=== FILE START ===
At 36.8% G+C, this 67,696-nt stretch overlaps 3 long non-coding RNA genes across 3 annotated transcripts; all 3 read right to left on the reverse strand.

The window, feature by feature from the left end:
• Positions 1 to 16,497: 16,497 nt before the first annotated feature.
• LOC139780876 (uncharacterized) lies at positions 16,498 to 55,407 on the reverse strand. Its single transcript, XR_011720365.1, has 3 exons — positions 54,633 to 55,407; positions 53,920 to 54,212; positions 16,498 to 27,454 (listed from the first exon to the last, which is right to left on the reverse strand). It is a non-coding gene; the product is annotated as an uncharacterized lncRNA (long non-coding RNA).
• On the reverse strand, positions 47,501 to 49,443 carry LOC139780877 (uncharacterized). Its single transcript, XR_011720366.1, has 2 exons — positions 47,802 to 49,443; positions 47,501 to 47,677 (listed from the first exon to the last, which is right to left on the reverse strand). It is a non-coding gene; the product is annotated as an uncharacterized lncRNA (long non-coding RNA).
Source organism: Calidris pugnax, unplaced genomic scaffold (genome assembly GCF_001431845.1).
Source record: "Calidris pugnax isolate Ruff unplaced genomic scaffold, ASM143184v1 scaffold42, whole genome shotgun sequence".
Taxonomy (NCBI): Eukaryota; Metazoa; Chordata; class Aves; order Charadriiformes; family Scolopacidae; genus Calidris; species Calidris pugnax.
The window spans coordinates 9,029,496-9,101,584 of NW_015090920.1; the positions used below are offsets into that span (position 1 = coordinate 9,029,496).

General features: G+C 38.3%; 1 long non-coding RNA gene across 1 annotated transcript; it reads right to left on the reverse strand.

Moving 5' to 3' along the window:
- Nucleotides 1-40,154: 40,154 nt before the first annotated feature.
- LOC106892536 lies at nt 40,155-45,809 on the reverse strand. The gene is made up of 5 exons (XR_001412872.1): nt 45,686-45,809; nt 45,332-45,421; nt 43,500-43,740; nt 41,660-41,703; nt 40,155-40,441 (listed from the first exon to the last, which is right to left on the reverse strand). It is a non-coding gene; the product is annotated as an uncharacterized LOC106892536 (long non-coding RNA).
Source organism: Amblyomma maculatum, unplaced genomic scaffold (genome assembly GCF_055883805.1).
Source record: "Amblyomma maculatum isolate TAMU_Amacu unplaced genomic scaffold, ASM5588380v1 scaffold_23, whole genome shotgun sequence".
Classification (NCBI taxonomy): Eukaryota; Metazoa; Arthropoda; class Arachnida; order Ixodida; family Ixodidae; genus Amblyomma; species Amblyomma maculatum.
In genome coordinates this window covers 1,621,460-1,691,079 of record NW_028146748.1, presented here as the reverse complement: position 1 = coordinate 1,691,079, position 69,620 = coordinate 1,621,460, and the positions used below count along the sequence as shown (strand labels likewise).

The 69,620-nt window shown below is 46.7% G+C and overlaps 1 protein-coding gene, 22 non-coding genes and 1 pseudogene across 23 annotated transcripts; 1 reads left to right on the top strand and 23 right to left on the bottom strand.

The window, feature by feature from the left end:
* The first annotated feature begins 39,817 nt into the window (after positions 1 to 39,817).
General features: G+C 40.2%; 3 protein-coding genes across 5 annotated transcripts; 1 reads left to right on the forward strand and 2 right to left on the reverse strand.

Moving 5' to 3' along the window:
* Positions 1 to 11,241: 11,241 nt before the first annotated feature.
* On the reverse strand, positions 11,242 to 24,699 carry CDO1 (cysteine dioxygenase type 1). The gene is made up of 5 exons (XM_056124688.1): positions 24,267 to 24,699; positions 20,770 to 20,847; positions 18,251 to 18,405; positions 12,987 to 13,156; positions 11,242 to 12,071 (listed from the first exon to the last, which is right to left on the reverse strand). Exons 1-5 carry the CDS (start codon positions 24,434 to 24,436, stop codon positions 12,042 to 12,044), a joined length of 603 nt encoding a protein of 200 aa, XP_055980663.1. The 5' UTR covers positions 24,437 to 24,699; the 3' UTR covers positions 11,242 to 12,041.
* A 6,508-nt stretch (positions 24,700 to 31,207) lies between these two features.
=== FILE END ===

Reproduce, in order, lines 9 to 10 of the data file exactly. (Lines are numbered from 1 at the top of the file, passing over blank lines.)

The window spans coordinates 9,029,496-9,101,584 of NW_015090920.1; the positions used below are offsets into that span (position 1 = coordinate 9,029,496).

General features: G+C 38.3%; 1 long non-coding RNA gene across 1 annotated transcript; it reads right to left on the reverse strand.